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Reaction to the 2017 Budget

November 23, 2017 — by

Chancellor Philip Hammond yesterday announced the 2017 Budget in the Houses of Parliament, outlining government plans for spending and borrowing for the next year and into the future. Alongside the ending of stamp duty for first time buyers and the availability of a 26-30 railcard, the Chancellor announced an intent to build more houses and invest more in electic cars and the technology associated with them in an attempt to create a modern Britain for a post-Brexit world.

We took a look at how the public reacted to the budget on social media, with supporters of all the political parties weighing in to offer their judgement on whether Mr Hammond and the Conservative government had offered an enticing enough deal for the British public. 41.2% of users identified as Conservatives, 43.6% of users identified as Labour supporters and 9.7% of users indicated that they were Liberal Democrats. Those figures match up pretty closely to current polling averages, suggesting Twitter users align reasonably closely idealogically with the national electorate.

Sentiment was split among users, with 16% reacting positively to the budget and 22% reacting negatively. The top 3 trending emotions underlined that split, with the first 2 trending emotions being “angry” and “jeering” and the third being “thanks”. The largest negative spike came at 10.30am, as users were predicting what could come and Green party co-leader Caroline Lucas and Labour leader Jeremy Corbyn both criticised the record of the Conservative government in the past and cast doubt on their ability to turn it around in the future.

There was a long, sustained period of negative sentiment between 1.50pm and 3pm, as the budget was dissected in more detail and arguments began about the benefits and costs of the announcements. The highest positive spike came at 11.30am after the official Labour account tweeted a mocking “Westminster Group Whatsapp” post, with the second highest positive spike coming as a result of Mr Hammond’s pledges to invest in infrastructure and the NHS across the country.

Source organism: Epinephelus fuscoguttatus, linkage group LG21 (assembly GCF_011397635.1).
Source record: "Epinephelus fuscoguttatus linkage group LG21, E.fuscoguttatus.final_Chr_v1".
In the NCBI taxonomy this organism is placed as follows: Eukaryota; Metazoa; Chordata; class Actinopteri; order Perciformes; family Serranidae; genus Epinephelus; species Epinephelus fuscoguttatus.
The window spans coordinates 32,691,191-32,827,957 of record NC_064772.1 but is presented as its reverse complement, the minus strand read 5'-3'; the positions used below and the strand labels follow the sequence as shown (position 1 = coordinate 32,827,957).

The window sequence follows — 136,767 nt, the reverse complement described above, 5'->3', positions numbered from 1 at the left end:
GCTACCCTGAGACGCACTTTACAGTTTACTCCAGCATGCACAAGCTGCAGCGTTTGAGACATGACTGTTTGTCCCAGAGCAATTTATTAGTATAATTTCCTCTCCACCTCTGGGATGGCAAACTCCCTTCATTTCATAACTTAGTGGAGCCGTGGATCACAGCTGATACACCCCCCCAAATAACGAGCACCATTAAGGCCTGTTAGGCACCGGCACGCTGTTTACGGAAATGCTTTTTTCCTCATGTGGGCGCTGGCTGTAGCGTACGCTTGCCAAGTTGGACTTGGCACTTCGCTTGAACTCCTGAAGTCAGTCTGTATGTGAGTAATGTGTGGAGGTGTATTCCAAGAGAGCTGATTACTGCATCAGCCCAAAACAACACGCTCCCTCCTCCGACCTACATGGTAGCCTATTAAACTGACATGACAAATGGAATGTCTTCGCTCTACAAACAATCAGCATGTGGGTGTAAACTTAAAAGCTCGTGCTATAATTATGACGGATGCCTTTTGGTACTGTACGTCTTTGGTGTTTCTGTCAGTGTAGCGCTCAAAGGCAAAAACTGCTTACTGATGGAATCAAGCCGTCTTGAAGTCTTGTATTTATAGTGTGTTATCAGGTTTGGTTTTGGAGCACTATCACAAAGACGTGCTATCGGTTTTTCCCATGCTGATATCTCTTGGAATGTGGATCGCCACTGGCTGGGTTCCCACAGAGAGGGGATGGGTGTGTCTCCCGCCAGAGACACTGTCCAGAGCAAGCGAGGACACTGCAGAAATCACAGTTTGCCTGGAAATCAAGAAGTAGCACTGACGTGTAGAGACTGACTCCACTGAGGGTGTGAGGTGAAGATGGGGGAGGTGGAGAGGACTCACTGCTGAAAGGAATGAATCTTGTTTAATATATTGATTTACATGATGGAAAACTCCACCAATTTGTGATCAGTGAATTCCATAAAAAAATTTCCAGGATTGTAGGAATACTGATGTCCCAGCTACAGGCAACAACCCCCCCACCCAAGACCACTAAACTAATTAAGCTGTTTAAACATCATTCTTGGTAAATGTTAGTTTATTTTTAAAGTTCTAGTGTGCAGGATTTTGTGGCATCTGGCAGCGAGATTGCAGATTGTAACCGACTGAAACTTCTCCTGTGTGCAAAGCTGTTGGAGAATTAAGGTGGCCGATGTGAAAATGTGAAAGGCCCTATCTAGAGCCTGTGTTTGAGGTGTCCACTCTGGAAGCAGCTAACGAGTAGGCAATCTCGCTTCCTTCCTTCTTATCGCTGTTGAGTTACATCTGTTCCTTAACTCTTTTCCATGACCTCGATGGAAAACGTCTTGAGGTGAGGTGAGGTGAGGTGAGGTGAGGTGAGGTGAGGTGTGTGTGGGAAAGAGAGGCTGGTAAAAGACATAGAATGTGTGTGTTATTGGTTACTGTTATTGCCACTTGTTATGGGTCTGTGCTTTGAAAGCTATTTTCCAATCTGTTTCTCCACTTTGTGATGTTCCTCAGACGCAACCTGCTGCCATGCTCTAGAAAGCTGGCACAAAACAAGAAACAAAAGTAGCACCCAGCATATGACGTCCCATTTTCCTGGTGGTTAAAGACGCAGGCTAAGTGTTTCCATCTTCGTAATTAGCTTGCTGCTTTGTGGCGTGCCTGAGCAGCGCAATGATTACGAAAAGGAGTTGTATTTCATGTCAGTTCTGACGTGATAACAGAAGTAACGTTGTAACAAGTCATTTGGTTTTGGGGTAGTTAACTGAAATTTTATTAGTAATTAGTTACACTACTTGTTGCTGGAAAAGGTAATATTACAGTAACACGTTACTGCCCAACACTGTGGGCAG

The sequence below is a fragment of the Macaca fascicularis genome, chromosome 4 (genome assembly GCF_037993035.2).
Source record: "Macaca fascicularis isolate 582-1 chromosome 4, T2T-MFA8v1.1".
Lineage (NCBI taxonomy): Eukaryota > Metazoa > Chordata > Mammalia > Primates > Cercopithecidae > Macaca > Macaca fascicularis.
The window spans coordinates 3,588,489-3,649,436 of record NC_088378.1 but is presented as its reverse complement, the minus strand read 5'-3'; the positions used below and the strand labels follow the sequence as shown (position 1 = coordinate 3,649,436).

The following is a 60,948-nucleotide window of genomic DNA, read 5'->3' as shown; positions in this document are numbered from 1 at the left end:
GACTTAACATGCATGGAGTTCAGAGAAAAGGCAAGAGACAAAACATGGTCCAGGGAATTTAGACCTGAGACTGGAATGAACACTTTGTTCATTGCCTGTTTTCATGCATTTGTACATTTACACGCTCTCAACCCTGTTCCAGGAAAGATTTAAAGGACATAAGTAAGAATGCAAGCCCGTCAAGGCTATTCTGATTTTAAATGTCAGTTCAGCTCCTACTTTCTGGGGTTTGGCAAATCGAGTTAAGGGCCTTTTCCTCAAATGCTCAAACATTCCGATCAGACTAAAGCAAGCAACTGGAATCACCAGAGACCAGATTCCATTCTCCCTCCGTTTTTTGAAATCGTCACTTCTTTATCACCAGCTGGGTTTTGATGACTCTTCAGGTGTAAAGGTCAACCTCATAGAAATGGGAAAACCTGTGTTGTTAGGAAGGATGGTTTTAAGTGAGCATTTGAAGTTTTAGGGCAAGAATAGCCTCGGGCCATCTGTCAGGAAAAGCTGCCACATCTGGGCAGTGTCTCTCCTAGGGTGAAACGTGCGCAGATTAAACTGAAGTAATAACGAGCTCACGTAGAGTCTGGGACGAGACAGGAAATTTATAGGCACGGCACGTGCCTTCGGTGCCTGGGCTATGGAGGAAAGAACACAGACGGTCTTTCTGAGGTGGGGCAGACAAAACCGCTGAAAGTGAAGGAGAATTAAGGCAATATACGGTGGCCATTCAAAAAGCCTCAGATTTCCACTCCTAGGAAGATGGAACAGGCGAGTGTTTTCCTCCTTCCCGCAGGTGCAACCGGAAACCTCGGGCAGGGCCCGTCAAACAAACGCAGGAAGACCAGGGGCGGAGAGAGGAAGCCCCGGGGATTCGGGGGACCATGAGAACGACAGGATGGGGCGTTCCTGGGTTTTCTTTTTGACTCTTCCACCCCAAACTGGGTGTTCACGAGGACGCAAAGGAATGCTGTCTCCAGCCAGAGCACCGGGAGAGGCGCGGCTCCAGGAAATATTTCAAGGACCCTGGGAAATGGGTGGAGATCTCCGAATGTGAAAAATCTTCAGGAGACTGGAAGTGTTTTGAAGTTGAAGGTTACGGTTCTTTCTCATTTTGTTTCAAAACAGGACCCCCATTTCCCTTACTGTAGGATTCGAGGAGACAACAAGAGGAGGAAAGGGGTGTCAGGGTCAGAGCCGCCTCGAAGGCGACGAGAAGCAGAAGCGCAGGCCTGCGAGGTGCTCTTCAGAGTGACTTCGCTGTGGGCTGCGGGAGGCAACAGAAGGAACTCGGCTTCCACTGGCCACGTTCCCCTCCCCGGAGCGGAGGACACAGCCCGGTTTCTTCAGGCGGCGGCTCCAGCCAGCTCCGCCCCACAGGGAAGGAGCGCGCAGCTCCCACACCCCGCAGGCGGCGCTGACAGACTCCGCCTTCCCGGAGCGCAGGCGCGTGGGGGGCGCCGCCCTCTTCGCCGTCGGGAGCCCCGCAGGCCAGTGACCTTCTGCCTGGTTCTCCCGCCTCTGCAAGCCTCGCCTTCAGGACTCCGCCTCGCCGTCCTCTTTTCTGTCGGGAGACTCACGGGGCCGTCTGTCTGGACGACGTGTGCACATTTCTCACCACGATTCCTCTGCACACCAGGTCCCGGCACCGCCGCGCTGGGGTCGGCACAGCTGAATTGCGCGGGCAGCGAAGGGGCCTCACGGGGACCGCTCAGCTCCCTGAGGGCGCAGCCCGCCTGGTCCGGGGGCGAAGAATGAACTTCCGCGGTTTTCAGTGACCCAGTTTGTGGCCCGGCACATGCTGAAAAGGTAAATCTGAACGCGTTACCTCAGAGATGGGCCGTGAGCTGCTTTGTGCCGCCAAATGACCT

Emotional reactions were also split, with some users angry that the budget didn’t do more to end austerity and address societal issues, whilst others were happy that the Chancellor pledged to do more to solve the housing crisis and had offered incentives to make travelling cheaper and greener.

Anger was by far the most expressed emotion, with 42.25% of emotion bearing tweets expressing their disappointment with the scope of the budget.

There was also a lot of anger surrounding Mr Corbyn’s speech in response to the budget, with users on both sides getting angry about his speech and the Tory reponse to it.

There were some moments of light relief during the speech as Mr Hammond attempted some jokes, some of which gained more of a positive response than others. Happiness made up 26.15% of all emotion bearing tweets, suggesting not everyone reacted badly to the policies outlined in the budget, whilst the jokes certainly seemed to have an affect on some of those watching.

Some of the Chancellor’s policies were welcomed by users, especially those aimed at benefitting the environment.

The ending of stamp duty for first time buyers received a positive reaction, with 18% of posts reacting positively (12% negative, 70% neutral). The news was received positively emotionally too, with 58.9% of users expressing happiness at the announcement and a further 5.4% sharing their love for it. 21.4% of users were angry, suggesting that the policy didn’t go far enough to solve the housing crisis or help younger voters onto the housing ladder.

The key words used by Twitter users during the budget announcement included all the most important topics for everyday life: universal credit, homes, brexit preparations, schools and children. The fact that only some of these were addressed by the Chancellor suggests that users were demanding policies and changes which weren’t necessarily included in the government’s plans.

The most influential individual tweeting about the budget was Jeremy Corbyn, followed by ITV political correspondent Robert Peston and Scottish National Party leader Nicola Sturgeon. Nick Robinson, BBC radio presenter, and Sadiq Khan, Mayor of London, made up the rest of the top 5 influencers. These political minds had plenty to say about the budget and its consequences, sharing their insights into the likely positive and negative effects for their consituents and followers.

The budget was a serious business for all involved and will have real-life consequences beyond social media, but Richard Osman always finds a way to lighten the mood.

With the current political climate, every vote is necessary if the Conservatives want to obtain a majority at the next election. Based on the social media conversation surrounding the budget and the high levels of negativity and anger, they have quite a way to go before winning everyone over. Labour will be hoping to turn that negativity into support for their policies, a tactic which might see them return to government next time the country heads to the polling station.

If you’re interested in our social media analysis and how it can benefit your coverage of UK or international politics, contact Ali at alistair@blurrt.co.uk

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